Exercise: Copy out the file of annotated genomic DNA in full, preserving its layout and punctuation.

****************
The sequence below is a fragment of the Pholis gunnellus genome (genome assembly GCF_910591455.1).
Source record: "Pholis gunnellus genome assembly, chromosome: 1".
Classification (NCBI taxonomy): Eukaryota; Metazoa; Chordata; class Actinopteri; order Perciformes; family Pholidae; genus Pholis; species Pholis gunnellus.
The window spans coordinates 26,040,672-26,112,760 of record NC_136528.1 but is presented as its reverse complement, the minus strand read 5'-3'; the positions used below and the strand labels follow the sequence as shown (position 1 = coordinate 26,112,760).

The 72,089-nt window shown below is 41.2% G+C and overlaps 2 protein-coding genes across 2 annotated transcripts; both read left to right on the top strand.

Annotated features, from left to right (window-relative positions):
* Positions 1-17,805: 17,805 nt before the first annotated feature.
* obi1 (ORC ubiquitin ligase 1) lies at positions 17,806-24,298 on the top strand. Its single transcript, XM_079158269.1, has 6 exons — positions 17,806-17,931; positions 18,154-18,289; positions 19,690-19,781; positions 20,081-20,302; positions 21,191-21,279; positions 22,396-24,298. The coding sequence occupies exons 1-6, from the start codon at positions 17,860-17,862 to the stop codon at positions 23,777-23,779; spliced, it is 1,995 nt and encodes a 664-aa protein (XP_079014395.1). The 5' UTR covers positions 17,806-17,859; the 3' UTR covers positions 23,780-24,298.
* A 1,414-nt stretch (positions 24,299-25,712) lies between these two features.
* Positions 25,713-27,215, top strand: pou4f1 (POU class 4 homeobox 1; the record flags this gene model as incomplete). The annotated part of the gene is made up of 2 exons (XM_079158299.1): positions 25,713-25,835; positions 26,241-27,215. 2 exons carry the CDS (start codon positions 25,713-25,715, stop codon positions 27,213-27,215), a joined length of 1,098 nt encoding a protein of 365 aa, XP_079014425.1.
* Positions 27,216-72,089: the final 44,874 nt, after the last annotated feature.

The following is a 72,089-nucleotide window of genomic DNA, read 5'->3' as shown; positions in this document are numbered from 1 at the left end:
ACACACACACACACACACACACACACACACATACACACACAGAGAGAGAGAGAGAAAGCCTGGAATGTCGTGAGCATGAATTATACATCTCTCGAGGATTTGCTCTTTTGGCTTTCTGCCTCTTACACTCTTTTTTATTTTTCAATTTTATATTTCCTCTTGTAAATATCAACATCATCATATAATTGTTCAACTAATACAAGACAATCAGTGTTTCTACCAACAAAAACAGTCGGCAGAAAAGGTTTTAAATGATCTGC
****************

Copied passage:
The sequence below is a fragment of the Pholis gunnellus genome (genome assembly GCF_910591455.1).
Source record: "Pholis gunnellus genome assembly, chromosome: 1".
Classification (NCBI taxonomy): Eukaryota; Metazoa; Chordata; class Actinopteri; order Perciformes; family Pholidae; genus Pholis; species Pholis gunnellus.
The window spans coordinates 26,040,672-26,112,760 of record NC_136528.1 but is presented as its reverse complement, the minus strand read 5'-3'; the positions used below and the strand labels follow the sequence as shown (position 1 = coordinate 26,112,760).

The 72,089-nt window shown below is 41.2% G+C and overlaps 2 protein-coding genes across 2 annotated transcripts; both read left to right on the top strand.

Annotated features, from left to right (window-relative positions):
* Positions 1-17,805: 17,805 nt before the first annotated feature.
* obi1 (ORC ubiquitin ligase 1) lies at positions 17,806-24,298 on the top strand. Its single transcript, XM_079158269.1, has 6 exons — positions 17,806-17,931; positions 18,154-18,289; positions 19,690-19,781; positions 20,081-20,302; positions 21,191-21,279; positions 22,396-24,298. The coding sequence occupies exons 1-6, from the start codon at positions 17,860-17,862 to the stop codon at positions 23,777-23,779; spliced, it is 1,995 nt and encodes a 664-aa protein (XP_079014395.1). The 5' UTR covers positions 17,806-17,859; the 3' UTR covers positions 23,780-24,298.
* A 1,414-nt stretch (positions 24,299-25,712) lies between these two features.
* Positions 25,713-27,215, top strand: pou4f1 (POU class 4 homeobox 1; the record flags this gene model as incomplete). The annotated part of the gene is made up of 2 exons (XM_079158299.1): positions 25,713-25,835; positions 26,241-27,215. 2 exons carry the CDS (start codon positions 25,713-25,715, stop codon positions 27,213-27,215), a joined length of 1,098 nt encoding a protein of 365 aa, XP_079014425.1.
* Positions 27,216-72,089: the final 44,874 nt, after the last annotated feature.

The following is a 72,089-nucleotide window of genomic DNA, read 5'->3' as shown; positions in this document are numbered from 1 at the left end:
ACACACACACACACACACACACACACACACATACACACACAGAGAGAGAGAGAGAAAGCCTGGAATGTCGTGAGCATGAATTATACATCTCTCGAGGATTTGCTCTTTTGGCTTTCTGCCTCTTACACTCTTTTTTATTTTTCAATTTTATATTTCCTCTTGTAAATATCAACATCATCATATAATTGTTCAACTAATACAAGACAATCAGTGTTTCTACCAACAAAAACAGTCGGCAGAAAAGGTTTTAAATGATCTGC